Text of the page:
Stateful Resources

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This feature was added in Oakton 4.5.0

When you're working with the codebase of an application or service, you're also likely to also be working with external infrastructure like databases or messaging brokers. Taking the example of a database, at various times during development you may want to:

  • Set up the database schema from a brand new database installation
  • Completely tear down the database schema to reclaim resources
  • Clear all existing data out of the development database, but leave the schema in place
  • Check that your code can indeed connect to the database
  • Maybe interrogate the database for some kind of metrics that helps you test or troubleshoot your code

To that end, Oakton has the IStatefulResource model and the new resources command as a way of interacting with these stateful resources like databases or messaging brokers from the command line or even at application startup time.

IStatefulResource Adapter

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Oakton assumes that there will be anywhere from 0 to many stateful resources in your application.

The first element is the Oakton.Resources.IStatefulResource interface shown below:

/// <summary>
/// Adapter interface used by Oakton enabled applications to allow
/// Oakton to setup/teardown/clear the state/check on stateful external
/// resources of the system like databases or messaging queues
/// </summary>
public interface IStatefulResource
{
    /// <summary>
    /// Check whether the configuration for this resource is valid. An exception
    /// should be thrown if the check is invalid
    /// </summary>
    /// <param name="token"></param>
    /// <returns></returns>
    Task Check(CancellationToken token);
    
    /// <summary>
    /// Clear any persisted state within this resource
    /// </summary>
    /// <param name="token"></param>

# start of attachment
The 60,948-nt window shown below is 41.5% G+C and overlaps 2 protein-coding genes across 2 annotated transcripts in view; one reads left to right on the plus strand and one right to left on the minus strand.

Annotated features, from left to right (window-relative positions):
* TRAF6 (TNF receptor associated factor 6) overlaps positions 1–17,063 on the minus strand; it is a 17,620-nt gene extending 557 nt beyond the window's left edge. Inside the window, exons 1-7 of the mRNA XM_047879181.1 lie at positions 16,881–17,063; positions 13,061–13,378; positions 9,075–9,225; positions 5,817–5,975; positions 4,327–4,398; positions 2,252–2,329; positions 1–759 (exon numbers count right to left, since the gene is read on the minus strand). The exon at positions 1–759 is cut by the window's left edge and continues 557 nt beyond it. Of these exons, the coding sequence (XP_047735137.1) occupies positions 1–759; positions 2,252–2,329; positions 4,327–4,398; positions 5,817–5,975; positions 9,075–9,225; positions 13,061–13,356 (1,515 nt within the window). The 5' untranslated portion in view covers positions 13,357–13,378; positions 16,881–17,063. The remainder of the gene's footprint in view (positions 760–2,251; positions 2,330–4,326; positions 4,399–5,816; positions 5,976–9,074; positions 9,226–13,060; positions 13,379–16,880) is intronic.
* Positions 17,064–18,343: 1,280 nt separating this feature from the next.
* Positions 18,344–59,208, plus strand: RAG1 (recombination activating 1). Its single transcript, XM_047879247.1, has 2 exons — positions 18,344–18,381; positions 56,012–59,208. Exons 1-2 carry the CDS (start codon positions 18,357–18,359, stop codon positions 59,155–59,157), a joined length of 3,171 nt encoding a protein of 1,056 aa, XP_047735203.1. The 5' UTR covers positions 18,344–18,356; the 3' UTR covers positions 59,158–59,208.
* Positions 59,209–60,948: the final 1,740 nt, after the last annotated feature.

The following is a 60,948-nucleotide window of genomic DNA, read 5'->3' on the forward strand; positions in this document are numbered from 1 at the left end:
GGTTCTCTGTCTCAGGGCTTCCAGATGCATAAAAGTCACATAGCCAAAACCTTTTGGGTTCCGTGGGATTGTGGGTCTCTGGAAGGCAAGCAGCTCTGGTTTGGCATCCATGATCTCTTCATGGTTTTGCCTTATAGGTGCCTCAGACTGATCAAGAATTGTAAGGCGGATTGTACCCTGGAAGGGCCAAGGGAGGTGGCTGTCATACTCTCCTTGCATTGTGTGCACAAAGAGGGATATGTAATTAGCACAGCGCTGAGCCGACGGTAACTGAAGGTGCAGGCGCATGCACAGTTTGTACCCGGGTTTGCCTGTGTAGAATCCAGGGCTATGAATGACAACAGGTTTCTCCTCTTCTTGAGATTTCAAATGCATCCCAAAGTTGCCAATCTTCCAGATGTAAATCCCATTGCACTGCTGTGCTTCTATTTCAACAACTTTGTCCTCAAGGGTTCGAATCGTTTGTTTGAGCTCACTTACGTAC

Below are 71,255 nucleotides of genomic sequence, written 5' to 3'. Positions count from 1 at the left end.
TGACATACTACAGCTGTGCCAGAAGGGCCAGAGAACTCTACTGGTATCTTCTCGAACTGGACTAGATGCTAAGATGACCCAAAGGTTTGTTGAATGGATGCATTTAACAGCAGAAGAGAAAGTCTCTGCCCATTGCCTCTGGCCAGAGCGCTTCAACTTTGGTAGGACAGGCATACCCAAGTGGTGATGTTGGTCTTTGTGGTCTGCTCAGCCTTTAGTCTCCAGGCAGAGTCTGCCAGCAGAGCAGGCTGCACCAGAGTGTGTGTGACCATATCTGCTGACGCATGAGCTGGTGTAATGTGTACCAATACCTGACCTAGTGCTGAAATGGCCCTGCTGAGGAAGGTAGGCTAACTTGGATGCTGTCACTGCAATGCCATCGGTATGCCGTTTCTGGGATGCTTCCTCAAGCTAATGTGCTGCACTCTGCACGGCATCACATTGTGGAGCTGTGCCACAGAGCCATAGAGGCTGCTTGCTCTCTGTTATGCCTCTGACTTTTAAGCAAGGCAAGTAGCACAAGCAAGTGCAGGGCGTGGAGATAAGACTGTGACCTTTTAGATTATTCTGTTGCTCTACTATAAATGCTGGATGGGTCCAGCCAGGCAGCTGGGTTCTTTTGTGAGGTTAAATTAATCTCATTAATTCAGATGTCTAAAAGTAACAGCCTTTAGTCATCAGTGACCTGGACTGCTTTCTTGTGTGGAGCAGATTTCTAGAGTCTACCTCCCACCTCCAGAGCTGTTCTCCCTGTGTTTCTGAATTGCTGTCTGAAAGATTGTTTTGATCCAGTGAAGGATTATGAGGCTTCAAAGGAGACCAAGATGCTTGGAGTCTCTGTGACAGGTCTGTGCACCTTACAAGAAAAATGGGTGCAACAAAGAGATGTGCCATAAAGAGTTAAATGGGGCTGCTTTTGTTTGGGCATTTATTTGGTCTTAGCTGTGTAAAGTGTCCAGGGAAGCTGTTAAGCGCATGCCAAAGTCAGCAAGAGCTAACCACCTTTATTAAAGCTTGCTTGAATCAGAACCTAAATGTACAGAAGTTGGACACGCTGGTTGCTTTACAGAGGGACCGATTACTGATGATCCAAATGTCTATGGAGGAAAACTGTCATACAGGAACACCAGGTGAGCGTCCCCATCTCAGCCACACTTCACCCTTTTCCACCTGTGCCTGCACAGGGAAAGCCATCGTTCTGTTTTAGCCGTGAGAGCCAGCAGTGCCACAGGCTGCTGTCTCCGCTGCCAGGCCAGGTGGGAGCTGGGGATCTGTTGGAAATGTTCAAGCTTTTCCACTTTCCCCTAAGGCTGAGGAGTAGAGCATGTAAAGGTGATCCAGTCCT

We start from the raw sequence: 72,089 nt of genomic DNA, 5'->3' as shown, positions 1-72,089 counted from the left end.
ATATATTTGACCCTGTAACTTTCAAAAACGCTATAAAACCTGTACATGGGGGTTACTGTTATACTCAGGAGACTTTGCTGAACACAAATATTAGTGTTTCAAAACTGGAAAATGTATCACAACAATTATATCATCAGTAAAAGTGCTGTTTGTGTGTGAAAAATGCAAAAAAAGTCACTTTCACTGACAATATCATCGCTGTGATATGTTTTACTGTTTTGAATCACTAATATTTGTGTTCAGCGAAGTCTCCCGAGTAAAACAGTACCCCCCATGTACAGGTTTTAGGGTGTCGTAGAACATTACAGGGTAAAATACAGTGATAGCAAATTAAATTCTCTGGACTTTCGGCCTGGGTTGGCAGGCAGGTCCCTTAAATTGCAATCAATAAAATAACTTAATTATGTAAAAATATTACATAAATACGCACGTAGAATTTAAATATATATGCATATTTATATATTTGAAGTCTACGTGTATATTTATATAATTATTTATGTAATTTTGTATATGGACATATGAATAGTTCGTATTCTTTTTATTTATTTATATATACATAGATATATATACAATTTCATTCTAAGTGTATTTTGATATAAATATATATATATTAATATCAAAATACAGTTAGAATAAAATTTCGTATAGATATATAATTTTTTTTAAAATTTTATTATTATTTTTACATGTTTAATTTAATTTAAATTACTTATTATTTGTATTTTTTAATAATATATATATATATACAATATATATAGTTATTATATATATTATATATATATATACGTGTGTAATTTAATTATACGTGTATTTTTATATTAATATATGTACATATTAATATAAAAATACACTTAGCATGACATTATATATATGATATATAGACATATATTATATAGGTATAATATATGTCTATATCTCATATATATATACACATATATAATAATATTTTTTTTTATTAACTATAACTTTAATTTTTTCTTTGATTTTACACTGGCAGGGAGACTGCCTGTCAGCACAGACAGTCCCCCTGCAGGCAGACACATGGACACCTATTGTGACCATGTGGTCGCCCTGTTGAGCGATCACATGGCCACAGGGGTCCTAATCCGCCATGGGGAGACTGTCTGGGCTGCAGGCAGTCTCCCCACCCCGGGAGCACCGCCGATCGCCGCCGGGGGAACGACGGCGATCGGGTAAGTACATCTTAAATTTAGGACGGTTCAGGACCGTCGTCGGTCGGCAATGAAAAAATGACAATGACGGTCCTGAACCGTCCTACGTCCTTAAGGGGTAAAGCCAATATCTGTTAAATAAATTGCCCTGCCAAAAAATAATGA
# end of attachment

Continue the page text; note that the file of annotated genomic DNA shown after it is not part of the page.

/// <returns></returns>
    Task ClearState(CancellationToken token);
    
    /// <summary>
    /// Tear down the stateful resource represented by this implementation
    /// </summary>
    /// <param name="token"></param>
    /// <returns></returns>
    Task Teardown(CancellationToken token);
    
    /// <summary>
    /// Make any necessary configuration to this stateful resource
    /// to make the system function correctly
    /// </summary>
    /// <param name="token"></param>
    /// <returns></returns>
    Task Setup(CancellationToken token);
    
    /// <summary>
    /// Optionally return a report of the current state of this resource
    /// </summary>
    /// <param name="token"></param>
    /// <returns></returns>
    Task<IRenderable> DetermineStatus(CancellationToken token);
    
    /// <summary>
    /// Categorical type name of this resource for filtering
    /// </summary>
    string Type { get; }
    
    /// <summary>
    /// Identifier for this resource
    /// </summary>
    string Name { get; }
}

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You can create a new adapter for your infrastructure by implementing this interface and registering a service in your .Net application's DI container. As an example, Jasper creates an IStatefulResource adapter to its Rabbit MQ integration to allow Oakton to setup, teardown, purge, and check on the expected Rabbit MQ queues for an application.

The second abstraction is the smaller Oakton.Resources.IStatefulResourceSource that's just a helper to "find" other stateful resources. The Weasel library exposes the DatabaseResources adapter to "find" all the known Weasel managed databases to enable Oakton's stateful resource management.

/// <summary>
/// Expose multiple stateful resources
/// </summary>
public interface IStatefulResourceSource
{
    IReadOnlyList<IStatefulResource> FindResources();
}

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To make the implementations easier, there is also an Oakton.Resources.StatefulResourceBase base class you can use to make stateful resource adapters that only implement some of the possible operations.

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Oakton automatically adds environment checks for each stateful resource using its Check() method

At Startup Time

Forget the command line for a second, if you have service registrations for IStatefulResource, you've got some available tooling at runtime.